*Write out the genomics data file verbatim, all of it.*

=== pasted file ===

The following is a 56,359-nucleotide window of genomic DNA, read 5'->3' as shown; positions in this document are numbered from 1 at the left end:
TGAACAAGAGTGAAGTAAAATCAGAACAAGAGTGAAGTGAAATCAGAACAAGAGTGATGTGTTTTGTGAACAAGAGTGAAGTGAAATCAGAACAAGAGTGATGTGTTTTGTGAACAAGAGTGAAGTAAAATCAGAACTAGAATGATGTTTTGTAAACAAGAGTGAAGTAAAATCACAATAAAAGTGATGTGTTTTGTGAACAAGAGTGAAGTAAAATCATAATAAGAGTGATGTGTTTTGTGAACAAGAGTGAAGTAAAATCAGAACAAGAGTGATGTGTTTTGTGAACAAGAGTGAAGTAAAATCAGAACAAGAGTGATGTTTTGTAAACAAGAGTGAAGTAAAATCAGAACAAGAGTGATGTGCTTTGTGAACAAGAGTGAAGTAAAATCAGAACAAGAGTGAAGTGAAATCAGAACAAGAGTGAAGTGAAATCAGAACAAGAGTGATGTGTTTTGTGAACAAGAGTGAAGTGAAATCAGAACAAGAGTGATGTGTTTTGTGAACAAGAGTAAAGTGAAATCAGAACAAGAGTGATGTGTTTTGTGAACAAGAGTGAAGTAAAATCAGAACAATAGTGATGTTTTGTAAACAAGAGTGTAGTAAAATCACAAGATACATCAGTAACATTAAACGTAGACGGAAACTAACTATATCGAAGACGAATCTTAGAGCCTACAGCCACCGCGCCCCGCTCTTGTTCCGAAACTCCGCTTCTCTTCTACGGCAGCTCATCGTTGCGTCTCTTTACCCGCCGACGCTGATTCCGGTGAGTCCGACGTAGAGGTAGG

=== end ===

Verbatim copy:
The following is a 56,359-nucleotide window of genomic DNA, read 5'->3' as shown; positions in this document are numbered from 1 at the left end:
TGAACAAGAGTGAAGTAAAATCAGAACAAGAGTGAAGTGAAATCAGAACAAGAGTGATGTGTTTTGTGAACAAGAGTGAAGTGAAATCAGAACAAGAGTGATGTGTTTTGTGAACAAGAGTGAAGTAAAATCAGAACTAGAATGATGTTTTGTAAACAAGAGTGAAGTAAAATCACAATAAAAGTGATGTGTTTTGTGAACAAGAGTGAAGTAAAATCATAATAAGAGTGATGTGTTTTGTGAACAAGAGTGAAGTAAAATCAGAACAAGAGTGATGTGTTTTGTGAACAAGAGTGAAGTAAAATCAGAACAAGAGTGATGTTTTGTAAACAAGAGTGAAGTAAAATCAGAACAAGAGTGATGTGCTTTGTGAACAAGAGTGAAGTAAAATCAGAACAAGAGTGAAGTGAAATCAGAACAAGAGTGAAGTGAAATCAGAACAAGAGTGATGTGTTTTGTGAACAAGAGTGAAGTGAAATCAGAACAAGAGTGATGTGTTTTGTGAACAAGAGTAAAGTGAAATCAGAACAAGAGTGATGTGTTTTGTGAACAAGAGTGAAGTAAAATCAGAACAATAGTGATGTTTTGTAAACAAGAGTGTAGTAAAATCACAAGATACATCAGTAACATTAAACGTAGACGGAAACTAACTATATCGAAGACGAATCTTAGAGCCTACAGCCACCGCGCCCCGCTCTTGTTCCGAAACTCCGCTTCTCTTCTACGGCAGCTCATCGTTGCGTCTCTTTACCCGCCGACGCTGATTCCGGTGAGTCCGACGTAGAGGTAGG